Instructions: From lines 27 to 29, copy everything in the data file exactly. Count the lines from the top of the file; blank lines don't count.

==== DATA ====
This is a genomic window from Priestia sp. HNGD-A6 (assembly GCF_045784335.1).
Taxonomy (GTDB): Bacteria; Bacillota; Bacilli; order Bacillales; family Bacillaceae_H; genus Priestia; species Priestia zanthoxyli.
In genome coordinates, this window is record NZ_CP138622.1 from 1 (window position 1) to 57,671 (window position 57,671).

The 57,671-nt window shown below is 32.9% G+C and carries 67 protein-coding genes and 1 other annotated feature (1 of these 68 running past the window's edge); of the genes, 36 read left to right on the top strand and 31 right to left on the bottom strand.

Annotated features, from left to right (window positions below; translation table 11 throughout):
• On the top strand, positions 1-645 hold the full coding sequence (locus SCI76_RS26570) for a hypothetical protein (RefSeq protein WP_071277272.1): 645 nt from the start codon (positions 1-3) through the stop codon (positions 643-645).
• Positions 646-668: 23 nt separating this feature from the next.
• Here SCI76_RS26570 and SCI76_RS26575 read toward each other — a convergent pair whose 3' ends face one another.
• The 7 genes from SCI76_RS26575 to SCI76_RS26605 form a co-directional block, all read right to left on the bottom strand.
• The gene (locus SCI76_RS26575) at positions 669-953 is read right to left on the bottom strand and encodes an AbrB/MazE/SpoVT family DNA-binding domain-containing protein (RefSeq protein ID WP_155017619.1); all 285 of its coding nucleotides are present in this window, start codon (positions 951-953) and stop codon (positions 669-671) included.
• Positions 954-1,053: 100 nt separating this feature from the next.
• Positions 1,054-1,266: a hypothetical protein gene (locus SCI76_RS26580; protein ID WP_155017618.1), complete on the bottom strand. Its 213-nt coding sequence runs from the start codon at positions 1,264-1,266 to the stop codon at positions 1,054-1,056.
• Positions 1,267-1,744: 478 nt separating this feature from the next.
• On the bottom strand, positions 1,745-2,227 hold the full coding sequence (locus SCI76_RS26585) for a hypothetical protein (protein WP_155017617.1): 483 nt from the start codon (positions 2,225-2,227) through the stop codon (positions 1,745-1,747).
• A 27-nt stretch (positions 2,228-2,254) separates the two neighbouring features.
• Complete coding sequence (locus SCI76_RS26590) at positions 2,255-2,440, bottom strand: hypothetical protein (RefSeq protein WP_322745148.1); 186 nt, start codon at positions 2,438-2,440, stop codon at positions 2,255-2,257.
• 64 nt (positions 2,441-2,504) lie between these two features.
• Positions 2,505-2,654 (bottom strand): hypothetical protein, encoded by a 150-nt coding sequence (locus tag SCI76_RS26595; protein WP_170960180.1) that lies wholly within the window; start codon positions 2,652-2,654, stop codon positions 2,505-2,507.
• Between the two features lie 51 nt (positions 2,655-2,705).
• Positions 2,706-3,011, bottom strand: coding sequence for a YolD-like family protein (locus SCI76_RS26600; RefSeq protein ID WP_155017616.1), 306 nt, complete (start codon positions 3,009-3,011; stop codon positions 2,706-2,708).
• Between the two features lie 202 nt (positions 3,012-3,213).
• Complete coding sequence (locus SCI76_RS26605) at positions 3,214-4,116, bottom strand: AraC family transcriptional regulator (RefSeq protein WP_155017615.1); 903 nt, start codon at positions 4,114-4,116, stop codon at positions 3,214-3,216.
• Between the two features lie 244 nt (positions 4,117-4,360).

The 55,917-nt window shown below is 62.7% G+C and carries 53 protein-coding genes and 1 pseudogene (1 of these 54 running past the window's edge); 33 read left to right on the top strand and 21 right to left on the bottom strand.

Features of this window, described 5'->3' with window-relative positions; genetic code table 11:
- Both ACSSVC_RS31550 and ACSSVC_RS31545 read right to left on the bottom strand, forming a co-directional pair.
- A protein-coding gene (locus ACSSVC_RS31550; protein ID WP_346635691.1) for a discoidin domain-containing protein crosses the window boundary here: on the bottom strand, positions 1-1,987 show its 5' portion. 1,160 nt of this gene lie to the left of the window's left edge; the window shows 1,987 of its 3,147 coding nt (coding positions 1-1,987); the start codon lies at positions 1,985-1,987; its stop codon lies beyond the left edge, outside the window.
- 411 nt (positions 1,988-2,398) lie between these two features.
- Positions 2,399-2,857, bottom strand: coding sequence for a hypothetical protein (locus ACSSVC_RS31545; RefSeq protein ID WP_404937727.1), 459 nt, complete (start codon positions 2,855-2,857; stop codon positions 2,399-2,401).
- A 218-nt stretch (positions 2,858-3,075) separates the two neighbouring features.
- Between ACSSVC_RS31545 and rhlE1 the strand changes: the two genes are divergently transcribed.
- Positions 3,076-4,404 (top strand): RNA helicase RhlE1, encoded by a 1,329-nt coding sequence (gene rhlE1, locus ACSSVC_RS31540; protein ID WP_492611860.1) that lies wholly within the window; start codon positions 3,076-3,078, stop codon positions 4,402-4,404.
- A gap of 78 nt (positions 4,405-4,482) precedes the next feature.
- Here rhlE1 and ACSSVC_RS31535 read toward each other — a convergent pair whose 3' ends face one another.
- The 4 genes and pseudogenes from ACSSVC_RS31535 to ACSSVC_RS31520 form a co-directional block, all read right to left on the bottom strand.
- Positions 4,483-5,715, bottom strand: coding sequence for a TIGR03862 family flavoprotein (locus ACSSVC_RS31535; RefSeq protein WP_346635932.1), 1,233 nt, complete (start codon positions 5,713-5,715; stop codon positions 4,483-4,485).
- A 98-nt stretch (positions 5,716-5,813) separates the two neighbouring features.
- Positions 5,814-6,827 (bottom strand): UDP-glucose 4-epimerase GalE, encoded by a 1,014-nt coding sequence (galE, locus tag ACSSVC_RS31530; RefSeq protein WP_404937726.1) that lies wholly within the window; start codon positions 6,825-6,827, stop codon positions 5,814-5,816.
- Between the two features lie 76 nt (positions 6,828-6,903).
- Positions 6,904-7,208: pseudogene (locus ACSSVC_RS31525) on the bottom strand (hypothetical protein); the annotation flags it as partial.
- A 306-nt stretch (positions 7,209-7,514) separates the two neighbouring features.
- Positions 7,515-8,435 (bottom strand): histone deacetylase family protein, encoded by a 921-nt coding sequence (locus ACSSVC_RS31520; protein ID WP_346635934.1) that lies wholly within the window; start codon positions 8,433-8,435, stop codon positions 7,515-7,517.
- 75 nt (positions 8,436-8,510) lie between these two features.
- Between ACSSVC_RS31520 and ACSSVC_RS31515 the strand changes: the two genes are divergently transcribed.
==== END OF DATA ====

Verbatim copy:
- A protein-coding gene (locus ACSSVC_RS31550; protein ID WP_346635691.1) for a discoidin domain-containing protein crosses the window boundary here: on the bottom strand, positions 1-1,987 show its 5' portion. 1,160 nt of this gene lie to the left of the window's left edge; the window shows 1,987 of its 3,147 coding nt (coding positions 1-1,987); the start codon lies at positions 1,985-1,987; its stop codon lies beyond the left edge, outside the window.
- 411 nt (positions 1,988-2,398) lie between these two features.
- Positions 2,399-2,857, bottom strand: coding sequence for a hypothetical protein (locus ACSSVC_RS31545; RefSeq protein ID WP_404937727.1), 459 nt, complete (start codon positions 2,855-2,857; stop codon positions 2,399-2,401).